Most police reports are basically form letters and require little or no thought or creativity: "At such and such day and time I responded to so and so location and was met by the suspect, later identified as whomever. Further investigation revealed blah-de-blah. Suspected taken into custody without incident and transported to CBIF."
But life without personality is no fun. Take this DOA (who wasn't, technically, dead on arrival. But it's a pretty standard report for such an incident. Terse, to the point, and as short as possible while included all (and only) necessary details (I've changed names and the address):
On 19 APR 01 at 0705 hrs responded to 1581 E Lafayette for an overdose. Upon arrival Mr Jackson was being carried to an ambo, medic 10, in full cardiac arrest. Mr Jackson was brought to Hopkins and treated by Dr. Arjun Chanmugam before being pronounced dead at 0737 hrs.That's that. RIP, Mr. Jackson. Why did I notify homicide? He probably wasn't murdered, but you never know; that's not my call to make.
Mr Jackson given medication at 1845hrs on 18 APR 01 by Ms. Ethel White.
Mr Jackson was last seen in good health by Mr Henry David at 0200 hrs. At 0700 hrs Mr David saw Mr Jackson with "his eyes rolled up" and called for a paramedic. Mr Jackson was asleep in upstairs middle bedroom. No paraphernalia was seen.
Mr Jackson on the following medication: Roxicodone, Prednisone, and Valtrax.
Hearn at M.E. notified and accepted body for autopsy. Patton #6481 at homicide notified.
But what strikes me is my completely superfluous inclusion of the quote, "his eyes rolled up." It adds nothing but is a great reason to call for an ambulance! I tried to include a good quote whenever I could--especially if the quote included naughty words, which were otherwise taboo. If "fuck you Mike bitch" was going to be keyed in a car, you could be sure it would be transcribed verbatim in my report.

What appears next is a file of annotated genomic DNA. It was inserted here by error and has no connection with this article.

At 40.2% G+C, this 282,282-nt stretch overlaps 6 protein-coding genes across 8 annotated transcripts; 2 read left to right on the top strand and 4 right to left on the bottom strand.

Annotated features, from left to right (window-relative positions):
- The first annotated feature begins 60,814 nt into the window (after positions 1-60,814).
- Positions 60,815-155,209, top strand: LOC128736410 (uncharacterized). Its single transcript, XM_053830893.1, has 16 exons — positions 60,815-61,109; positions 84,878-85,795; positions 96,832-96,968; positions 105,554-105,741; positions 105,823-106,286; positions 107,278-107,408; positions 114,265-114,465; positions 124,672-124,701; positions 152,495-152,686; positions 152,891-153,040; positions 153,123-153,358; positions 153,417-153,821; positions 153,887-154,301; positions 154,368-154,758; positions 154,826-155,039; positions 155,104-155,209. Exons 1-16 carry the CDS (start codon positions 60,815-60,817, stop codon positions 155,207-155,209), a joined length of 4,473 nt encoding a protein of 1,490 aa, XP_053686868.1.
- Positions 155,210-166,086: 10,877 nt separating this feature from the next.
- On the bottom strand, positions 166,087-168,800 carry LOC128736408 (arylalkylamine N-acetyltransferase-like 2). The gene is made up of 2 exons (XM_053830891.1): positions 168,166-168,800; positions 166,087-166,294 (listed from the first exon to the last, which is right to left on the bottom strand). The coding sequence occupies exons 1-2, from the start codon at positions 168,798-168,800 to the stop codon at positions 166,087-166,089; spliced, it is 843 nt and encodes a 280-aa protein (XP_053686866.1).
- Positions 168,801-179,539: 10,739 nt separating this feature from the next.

When I wrote of a man throttling a woman on the ground, later I referred to this, “vehement emotional display.” In return I received this joking note: “Officer Moskos, Please stop using big words in your reports. I have a hard time understanding all of them. Thanks, OIC Woollen.” But the report was accepted.
Once I chased a suspect from an alley. He was easy to catch because his pants fell down as he was trying to get away. I described him as fleeing "in a rather ungraceful manner." It wasn't relevant, but why not? Why pass up a chance to make my sergeant roll his eyes or let some ASA in the bowels of CBIF smile for a moment. You gotta have fun.
But, more seriously, a well-written report can be and often is the difference between a case being dropped and the successive conviction of a dangerous criminal. If you don't write it down, it's like it didn't happen. And there's always room for a good writer's eye. My favorite quote served such a purpose: "Squeaky beat me with a two by four, and then they came at me like locusts and beat me down."
"They came at me like locusts and beat me down"?
Such Biblically-inspired language deserves to be inscribed. And since it added flavor to an otherwise dry description of a old man getting beat down, it helped in conviction. I was trying to paint a story and help convict the guilty--all the while sticking to the objective tone police reports require.